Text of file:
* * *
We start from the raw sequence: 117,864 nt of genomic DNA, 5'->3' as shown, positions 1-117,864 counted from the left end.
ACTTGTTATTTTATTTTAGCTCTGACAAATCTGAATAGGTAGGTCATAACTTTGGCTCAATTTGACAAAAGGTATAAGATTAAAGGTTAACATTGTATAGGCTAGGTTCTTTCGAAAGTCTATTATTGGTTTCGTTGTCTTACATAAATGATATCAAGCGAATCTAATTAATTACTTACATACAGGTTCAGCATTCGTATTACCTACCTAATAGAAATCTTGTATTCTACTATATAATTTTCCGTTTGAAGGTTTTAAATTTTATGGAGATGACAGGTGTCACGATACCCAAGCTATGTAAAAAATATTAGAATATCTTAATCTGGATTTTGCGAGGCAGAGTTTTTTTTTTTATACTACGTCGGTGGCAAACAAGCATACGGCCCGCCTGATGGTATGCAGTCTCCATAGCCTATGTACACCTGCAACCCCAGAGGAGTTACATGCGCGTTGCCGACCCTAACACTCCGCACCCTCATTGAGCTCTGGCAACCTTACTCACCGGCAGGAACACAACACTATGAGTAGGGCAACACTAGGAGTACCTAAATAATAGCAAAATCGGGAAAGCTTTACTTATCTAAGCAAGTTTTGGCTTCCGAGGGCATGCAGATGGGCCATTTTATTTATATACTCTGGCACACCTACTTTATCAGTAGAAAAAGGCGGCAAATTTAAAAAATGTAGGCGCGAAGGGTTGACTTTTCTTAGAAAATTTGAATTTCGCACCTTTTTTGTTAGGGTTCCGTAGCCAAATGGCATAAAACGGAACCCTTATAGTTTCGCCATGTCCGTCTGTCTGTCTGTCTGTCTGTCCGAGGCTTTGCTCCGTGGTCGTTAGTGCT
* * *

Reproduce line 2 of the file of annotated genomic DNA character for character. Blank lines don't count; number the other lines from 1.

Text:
ACTTGTTATTTTATTTTAGCTCTGACAAATCTGAATAGGTAGGTCATAACTTTGGCTCAATTTGACAAAAGGTATAAGATTAAAGGTTAACATTGTATAGGCTAGGTTCTTTCGAAAGTCTATTATTGGTTTCGTTGTCTTACATAAATGATATCAAGCGAATCTAATTAATTACTTACATACAGGTTCAGCATTCGTATTACCTACCTAATAGAAATCTTGTATTCTACTATATAATTTTCCGTTTGAAGGTTTTAAATTTTATGGAGATGACAGGTGTCACGATACCCAAGCTATGTAAAAAATATTAGAATATCTTAATCTGGATTTTGCGAGGCAGAGTTTTTTTTTTTATACTACGTCGGTGGCAAACAAGCATACGGCCCGCCTGATGGTATGCAGTCTCCATAGCCTATGTACACCTGCAACCCCAGAGGAGTTACATGCGCGTTGCCGACCCTAACACTCCGCACCCTCATTGAGCTCTGGCAACCTTACTCACCGGCAGGAACACAACACTATGAGTAGGGCAACACTAGGAGTACCTAAATAATAGCAAAATCGGGAAAGCTTTACTTATCTAAGCAAGTTTTGGCTTCCGAGGGCATGCAGATGGGCCATTTTATTTATATACTCTGGCACACCTACTTTATCAGTAGAAAAAGGCGGCAAATTTAAAAAATGTAGGCGCGAAGGGTTGACTTTTCTTAGAAAATTTGAATTTCGCACCTTTTTTGTTAGGGTTCCGTAGCCAAATGGCATAAAACGGAACCCTTATAGTTTCGCCATGTCCGTCTGTCTGTCTGTCTGTCTGTCCGAGGCTTTGCTCCGTGGTCGTTAGTGCT